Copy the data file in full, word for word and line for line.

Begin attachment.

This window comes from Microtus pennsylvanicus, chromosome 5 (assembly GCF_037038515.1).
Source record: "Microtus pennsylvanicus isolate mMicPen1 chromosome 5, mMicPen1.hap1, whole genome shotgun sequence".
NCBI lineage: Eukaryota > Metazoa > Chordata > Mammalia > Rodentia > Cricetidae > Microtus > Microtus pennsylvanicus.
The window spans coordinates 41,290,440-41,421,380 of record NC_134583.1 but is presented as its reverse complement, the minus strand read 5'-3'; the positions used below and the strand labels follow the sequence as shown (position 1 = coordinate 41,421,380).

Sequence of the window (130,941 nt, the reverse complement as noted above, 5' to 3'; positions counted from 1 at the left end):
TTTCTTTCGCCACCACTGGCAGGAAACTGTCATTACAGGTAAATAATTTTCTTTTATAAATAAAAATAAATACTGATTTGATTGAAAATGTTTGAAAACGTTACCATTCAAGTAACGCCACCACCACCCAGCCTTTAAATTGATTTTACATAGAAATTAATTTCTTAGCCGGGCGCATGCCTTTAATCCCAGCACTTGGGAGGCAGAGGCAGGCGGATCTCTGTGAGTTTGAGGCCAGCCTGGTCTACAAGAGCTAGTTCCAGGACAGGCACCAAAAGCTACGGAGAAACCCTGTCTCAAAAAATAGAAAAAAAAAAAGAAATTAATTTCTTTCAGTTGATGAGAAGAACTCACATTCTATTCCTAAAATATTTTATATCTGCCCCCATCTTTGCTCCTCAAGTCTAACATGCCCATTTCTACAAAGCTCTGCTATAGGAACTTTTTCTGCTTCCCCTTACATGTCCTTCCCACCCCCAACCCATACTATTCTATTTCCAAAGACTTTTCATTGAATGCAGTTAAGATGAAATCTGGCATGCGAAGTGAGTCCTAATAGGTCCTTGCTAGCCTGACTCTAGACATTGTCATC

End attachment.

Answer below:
This window comes from Microtus pennsylvanicus, chromosome 5 (assembly GCF_037038515.1).
Source record: "Microtus pennsylvanicus isolate mMicPen1 chromosome 5, mMicPen1.hap1, whole genome shotgun sequence".
NCBI lineage: Eukaryota > Metazoa > Chordata > Mammalia > Rodentia > Cricetidae > Microtus > Microtus pennsylvanicus.
The window spans coordinates 41,290,440-41,421,380 of record NC_134583.1 but is presented as its reverse complement, the minus strand read 5'-3'; the positions used below and the strand labels follow the sequence as shown (position 1 = coordinate 41,421,380).

Sequence of the window (130,941 nt, the reverse complement as noted above, 5' to 3'; positions counted from 1 at the left end):
TTTCTTTCGCCACCACTGGCAGGAAACTGTCATTACAGGTAAATAATTTTCTTTTATAAATAAAAATAAATACTGATTTGATTGAAAATGTTTGAAAACGTTACCATTCAAGTAACGCCACCACCACCCAGCCTTTAAATTGATTTTACATAGAAATTAATTTCTTAGCCGGGCGCATGCCTTTAATCCCAGCACTTGGGAGGCAGAGGCAGGCGGATCTCTGTGAGTTTGAGGCCAGCCTGGTCTACAAGAGCTAGTTCCAGGACAGGCACCAAAAGCTACGGAGAAACCCTGTCTCAAAAAATAGAAAAAAAAAAAGAAATTAATTTCTTTCAGTTGATGAGAAGAACTCACATTCTATTCCTAAAATATTTTATATCTGCCCCCATCTTTGCTCCTCAAGTCTAACATGCCCATTTCTACAAAGCTCTGCTATAGGAACTTTTTCTGCTTCCCCTTACATGTCCTTCCCACCCCCAACCCATACTATTCTATTTCCAAAGACTTTTCATTGAATGCAGTTAAGATGAAATCTGGCATGCGAAGTGAGTCCTAATAGGTCCTTGCTAGCCTGACTCTAGACATTGTCATC